Lynch was the story of the week, from whether he would even travel with the Seahawks to whether he would play. Lynch did, in fact, play, but the game got out of hand so early that Lynch never was a big part of the offense.

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CHARLOTTE, N.C. — Running back Marshawn Lynch wasn’t much of a factor Sunday in the Seahawks’ 31-24 divisional playoff loss to the Carolina Panthers, but he never had a chance to be.

If this is the end of Lynch’s tenure with the Seahawks — and that is the question hanging over any talk about Lynch — then it ended without a bang.

Lynch carried the ball six times for 20 yards. He had only one carry in the second half because the Seahawks were down so big they couldn’t afford to run the ball.


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The times he did carry the ball, he didn’t have much space. On a couple of carries, Lynch looked like his classic self, dragging and bullying tacklers. But most of the time he was hit or bottled up around the line of scrimmage, including his first carry when he was dropped for a loss of 3 yards.

“He didn’t get much of a chance,” coach Pete Carroll said. “He didn’t get the opportunities at all to get going. Even the first run, we cut a guy loose in the backfield, he didn’t even have a shot. He tried hard.’’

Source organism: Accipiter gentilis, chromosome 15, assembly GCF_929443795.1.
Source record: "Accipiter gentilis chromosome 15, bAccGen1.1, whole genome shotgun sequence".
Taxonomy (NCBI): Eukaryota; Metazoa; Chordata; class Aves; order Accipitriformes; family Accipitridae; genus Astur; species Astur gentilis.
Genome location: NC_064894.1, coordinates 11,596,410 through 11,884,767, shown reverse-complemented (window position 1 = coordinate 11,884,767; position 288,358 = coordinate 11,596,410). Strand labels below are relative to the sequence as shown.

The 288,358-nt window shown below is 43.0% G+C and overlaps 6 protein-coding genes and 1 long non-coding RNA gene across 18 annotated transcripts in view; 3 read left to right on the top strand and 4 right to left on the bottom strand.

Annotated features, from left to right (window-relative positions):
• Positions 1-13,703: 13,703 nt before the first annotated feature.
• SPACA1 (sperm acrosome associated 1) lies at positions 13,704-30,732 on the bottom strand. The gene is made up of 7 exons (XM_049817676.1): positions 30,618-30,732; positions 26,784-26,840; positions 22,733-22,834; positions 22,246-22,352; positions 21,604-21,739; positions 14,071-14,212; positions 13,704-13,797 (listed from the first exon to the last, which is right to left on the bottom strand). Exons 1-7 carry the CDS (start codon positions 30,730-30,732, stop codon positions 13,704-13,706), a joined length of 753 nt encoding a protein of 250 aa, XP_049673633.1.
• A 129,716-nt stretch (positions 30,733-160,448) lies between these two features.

Lynch hadn’t played in two months after having abdominal surgery in late November. And this week was shrouded in mystery and suspense, two hallmarks of the Lynch era, after Lynch didn’t make the trip to Minnesota for the Seahawks’ first playoff game.

The simple act of getting on the team bus Friday drew intense interest.

But Lynch’s future with the Seahawks is in doubt. The Seahawks could save $6.5 million by releasing him, and Lynch has considered retiring after each of the past two seasons.

Lynch will be 30 at the start of next season, and the Seahawks were delighted with his backup, rookie Thomas Rawls, before Rawls suffered a season-ending ankle injury. It long has been thought that whenever this season ended, it would also end Lynch’s storied, and at times chaotic, career in Seattle.

When asked about the possibility of this being Lynch’s final game, his teammates spoke in their typical glowing terms.

“I’ll remember him being a Beast,” cornerback Richard Sherman said. ”Beast Mode. That’s trademark now. If he’s strapping up his pads, he’s going to give you everything he’s got.”

Said receiver Jermaine Kearse: “Just his style of play. I’ve never seen somebody play that position the way he did. I don’t think there’s no one quite like Marshawn.”